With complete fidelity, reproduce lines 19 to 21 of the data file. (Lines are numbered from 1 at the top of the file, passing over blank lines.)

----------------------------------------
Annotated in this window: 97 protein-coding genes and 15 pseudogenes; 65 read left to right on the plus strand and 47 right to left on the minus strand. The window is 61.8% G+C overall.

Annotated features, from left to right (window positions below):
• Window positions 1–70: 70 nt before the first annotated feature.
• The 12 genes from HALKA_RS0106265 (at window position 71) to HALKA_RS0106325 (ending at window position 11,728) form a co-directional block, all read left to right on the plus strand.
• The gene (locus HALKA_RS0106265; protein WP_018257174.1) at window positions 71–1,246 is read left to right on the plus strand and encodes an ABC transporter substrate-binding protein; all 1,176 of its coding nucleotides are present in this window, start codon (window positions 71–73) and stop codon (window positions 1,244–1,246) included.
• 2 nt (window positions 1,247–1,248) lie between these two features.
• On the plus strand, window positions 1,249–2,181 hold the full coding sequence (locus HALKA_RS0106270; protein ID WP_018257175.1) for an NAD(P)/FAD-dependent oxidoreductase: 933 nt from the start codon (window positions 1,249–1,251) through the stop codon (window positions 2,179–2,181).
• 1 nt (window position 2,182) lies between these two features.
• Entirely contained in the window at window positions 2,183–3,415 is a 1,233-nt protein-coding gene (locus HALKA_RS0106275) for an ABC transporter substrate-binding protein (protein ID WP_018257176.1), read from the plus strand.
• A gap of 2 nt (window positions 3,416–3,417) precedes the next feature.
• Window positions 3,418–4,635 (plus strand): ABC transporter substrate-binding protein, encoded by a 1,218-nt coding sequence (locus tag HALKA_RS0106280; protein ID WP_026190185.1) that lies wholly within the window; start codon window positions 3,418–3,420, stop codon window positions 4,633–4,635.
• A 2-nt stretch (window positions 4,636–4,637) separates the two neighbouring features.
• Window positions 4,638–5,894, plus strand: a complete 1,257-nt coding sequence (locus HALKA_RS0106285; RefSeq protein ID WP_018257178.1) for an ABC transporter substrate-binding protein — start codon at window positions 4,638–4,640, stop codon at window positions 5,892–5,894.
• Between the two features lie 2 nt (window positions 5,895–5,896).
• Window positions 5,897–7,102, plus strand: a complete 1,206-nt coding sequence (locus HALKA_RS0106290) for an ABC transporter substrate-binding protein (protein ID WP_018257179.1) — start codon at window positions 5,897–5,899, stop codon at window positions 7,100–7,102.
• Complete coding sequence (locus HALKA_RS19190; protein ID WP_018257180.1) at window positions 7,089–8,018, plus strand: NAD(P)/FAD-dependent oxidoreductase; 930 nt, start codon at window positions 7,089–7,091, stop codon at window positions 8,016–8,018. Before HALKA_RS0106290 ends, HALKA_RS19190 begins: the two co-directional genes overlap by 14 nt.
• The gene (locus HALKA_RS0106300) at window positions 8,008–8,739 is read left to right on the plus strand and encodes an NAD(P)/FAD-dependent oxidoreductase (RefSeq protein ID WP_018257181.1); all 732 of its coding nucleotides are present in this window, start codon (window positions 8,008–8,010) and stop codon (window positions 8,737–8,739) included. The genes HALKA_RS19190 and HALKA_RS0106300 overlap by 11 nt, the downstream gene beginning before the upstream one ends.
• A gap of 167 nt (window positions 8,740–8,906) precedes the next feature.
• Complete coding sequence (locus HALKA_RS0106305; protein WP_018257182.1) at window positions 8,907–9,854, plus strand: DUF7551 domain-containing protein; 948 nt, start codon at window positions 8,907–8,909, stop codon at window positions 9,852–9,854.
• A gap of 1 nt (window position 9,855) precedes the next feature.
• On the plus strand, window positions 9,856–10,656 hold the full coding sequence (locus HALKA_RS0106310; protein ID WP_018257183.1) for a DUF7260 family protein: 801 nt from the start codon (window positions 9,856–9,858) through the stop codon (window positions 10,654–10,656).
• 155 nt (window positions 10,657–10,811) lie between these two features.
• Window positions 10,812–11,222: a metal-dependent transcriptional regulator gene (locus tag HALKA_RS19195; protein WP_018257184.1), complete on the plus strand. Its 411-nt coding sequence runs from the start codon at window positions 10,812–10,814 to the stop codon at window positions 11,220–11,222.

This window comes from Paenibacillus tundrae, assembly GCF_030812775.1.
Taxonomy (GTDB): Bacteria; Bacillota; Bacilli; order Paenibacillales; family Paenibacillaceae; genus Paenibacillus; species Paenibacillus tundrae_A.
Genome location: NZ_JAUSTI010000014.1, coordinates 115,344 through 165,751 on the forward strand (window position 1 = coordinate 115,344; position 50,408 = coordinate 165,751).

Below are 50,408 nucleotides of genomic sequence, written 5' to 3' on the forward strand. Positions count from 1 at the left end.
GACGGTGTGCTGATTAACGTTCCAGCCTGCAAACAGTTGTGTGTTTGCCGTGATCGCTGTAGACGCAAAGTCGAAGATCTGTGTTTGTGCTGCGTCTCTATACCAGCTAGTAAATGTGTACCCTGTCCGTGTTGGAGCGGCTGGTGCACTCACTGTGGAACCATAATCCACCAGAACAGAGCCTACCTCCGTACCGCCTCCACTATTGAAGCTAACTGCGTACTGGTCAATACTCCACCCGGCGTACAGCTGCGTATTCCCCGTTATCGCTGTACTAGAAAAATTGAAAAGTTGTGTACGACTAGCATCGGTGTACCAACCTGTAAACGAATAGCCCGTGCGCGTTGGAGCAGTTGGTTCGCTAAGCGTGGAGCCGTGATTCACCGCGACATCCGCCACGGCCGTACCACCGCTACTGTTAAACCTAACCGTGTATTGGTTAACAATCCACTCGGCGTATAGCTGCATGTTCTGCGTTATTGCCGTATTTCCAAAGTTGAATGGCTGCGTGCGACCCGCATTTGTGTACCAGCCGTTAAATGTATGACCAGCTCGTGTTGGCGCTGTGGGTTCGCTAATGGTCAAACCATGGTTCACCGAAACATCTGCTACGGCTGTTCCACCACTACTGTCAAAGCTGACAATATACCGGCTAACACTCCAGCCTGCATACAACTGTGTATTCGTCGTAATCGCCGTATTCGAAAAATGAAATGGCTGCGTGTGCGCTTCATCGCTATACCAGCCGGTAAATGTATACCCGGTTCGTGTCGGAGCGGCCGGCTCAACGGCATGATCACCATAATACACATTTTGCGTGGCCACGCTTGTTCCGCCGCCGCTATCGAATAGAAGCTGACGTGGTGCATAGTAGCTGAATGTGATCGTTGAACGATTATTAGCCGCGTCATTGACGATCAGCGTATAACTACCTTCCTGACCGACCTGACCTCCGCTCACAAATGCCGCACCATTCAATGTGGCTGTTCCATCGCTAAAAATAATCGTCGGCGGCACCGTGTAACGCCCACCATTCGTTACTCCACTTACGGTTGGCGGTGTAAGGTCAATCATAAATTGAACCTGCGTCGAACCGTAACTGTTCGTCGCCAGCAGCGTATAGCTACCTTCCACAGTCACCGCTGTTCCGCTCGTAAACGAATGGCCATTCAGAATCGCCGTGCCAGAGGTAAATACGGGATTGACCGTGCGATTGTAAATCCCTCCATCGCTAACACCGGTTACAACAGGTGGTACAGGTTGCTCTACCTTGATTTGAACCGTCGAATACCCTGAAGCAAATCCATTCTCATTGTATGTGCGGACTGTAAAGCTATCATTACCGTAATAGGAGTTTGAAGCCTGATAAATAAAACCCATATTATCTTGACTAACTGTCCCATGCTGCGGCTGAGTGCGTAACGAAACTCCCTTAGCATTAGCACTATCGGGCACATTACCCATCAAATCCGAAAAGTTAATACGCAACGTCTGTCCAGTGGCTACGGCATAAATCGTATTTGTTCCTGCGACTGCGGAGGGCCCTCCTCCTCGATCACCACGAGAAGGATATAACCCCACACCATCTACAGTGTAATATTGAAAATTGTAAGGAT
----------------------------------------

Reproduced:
• Complete coding sequence (locus HALKA_RS0106305; protein WP_018257182.1) at window positions 8,907–9,854, plus strand: DUF7551 domain-containing protein; 948 nt, start codon at window positions 8,907–8,909, stop codon at window positions 9,852–9,854.
• A gap of 1 nt (window position 9,855) precedes the next feature.
• On the plus strand, window positions 9,856–10,656 hold the full coding sequence (locus HALKA_RS0106310; protein ID WP_018257183.1) for a DUF7260 family protein: 801 nt from the start codon (window positions 9,856–9,858) through the stop codon (window positions 10,654–10,656).